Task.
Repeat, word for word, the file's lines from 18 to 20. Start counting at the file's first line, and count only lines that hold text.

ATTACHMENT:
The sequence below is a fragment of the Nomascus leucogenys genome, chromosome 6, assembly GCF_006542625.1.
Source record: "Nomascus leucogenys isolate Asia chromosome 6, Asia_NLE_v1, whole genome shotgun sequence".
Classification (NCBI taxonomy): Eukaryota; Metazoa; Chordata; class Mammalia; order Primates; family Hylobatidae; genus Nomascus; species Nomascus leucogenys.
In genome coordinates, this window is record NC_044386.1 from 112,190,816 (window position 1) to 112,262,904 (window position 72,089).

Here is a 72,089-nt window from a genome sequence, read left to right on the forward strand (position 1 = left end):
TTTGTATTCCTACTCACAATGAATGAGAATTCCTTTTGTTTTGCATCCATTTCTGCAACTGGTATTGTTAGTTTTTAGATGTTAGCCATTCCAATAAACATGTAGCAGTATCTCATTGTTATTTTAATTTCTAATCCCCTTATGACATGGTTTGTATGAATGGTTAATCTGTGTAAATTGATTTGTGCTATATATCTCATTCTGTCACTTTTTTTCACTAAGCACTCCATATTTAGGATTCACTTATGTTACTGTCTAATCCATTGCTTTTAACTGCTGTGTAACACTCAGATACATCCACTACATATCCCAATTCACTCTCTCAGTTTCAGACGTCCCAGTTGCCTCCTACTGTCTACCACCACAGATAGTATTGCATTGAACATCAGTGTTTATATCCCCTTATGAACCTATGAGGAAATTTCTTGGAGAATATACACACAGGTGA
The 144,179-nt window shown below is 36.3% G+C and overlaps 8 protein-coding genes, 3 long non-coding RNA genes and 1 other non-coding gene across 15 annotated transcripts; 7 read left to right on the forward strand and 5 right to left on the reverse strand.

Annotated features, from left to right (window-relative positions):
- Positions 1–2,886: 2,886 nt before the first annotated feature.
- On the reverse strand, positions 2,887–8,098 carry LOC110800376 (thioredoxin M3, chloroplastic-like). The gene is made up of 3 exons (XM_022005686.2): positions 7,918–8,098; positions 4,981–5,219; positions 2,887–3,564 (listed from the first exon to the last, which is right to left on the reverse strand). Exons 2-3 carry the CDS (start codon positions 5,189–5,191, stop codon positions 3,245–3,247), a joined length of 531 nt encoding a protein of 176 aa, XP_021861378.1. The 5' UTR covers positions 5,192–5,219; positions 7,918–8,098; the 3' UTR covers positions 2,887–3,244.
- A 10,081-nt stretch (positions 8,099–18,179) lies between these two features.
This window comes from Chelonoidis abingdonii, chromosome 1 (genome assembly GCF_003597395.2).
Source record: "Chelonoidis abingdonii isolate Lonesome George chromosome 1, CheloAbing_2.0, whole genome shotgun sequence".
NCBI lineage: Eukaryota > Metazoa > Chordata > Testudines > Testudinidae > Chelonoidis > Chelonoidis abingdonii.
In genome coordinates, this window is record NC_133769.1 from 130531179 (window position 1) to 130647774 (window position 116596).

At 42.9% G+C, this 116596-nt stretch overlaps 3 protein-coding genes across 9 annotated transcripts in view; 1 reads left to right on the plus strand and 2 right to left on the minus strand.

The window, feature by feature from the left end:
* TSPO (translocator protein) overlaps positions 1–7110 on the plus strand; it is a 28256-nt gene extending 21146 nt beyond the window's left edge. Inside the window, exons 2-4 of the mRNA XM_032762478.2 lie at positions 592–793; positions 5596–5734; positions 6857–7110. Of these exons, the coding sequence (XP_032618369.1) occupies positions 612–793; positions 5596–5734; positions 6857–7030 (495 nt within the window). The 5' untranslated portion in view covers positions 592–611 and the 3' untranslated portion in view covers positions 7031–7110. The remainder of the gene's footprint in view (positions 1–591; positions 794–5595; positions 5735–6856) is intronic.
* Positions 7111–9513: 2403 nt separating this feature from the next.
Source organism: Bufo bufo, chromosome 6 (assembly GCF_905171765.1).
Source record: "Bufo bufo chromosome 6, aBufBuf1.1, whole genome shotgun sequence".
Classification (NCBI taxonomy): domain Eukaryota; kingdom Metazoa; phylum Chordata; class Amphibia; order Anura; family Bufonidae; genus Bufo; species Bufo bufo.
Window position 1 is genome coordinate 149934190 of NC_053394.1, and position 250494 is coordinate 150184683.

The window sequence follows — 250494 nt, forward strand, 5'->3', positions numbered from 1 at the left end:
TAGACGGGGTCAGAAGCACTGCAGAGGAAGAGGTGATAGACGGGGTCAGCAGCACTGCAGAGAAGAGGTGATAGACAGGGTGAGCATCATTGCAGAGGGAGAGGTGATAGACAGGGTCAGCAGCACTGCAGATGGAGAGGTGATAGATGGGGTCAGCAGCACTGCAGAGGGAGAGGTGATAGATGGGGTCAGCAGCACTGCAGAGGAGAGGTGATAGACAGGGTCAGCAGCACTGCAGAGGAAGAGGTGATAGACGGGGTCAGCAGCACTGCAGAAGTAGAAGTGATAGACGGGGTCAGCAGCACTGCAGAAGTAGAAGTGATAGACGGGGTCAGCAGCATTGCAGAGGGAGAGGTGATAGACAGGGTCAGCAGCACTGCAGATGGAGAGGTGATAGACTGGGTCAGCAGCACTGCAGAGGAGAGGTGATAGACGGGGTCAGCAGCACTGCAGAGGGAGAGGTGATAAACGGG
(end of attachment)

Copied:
* TSPO (translocator protein) overlaps positions 1–7110 on the plus strand; it is a 28256-nt gene extending 21146 nt beyond the window's left edge. Inside the window, exons 2-4 of the mRNA XM_032762478.2 lie at positions 592–793; positions 5596–5734; positions 6857–7110. Of these exons, the coding sequence (XP_032618369.1) occupies positions 612–793; positions 5596–5734; positions 6857–7030 (495 nt within the window). The 5' untranslated portion in view covers positions 592–611 and the 3' untranslated portion in view covers positions 7031–7110. The remainder of the gene's footprint in view (positions 1–591; positions 794–5595; positions 5735–6856) is intronic.
* Positions 7111–9513: 2403 nt separating this feature from the next.
Source organism: Bufo bufo, chromosome 6 (assembly GCF_905171765.1).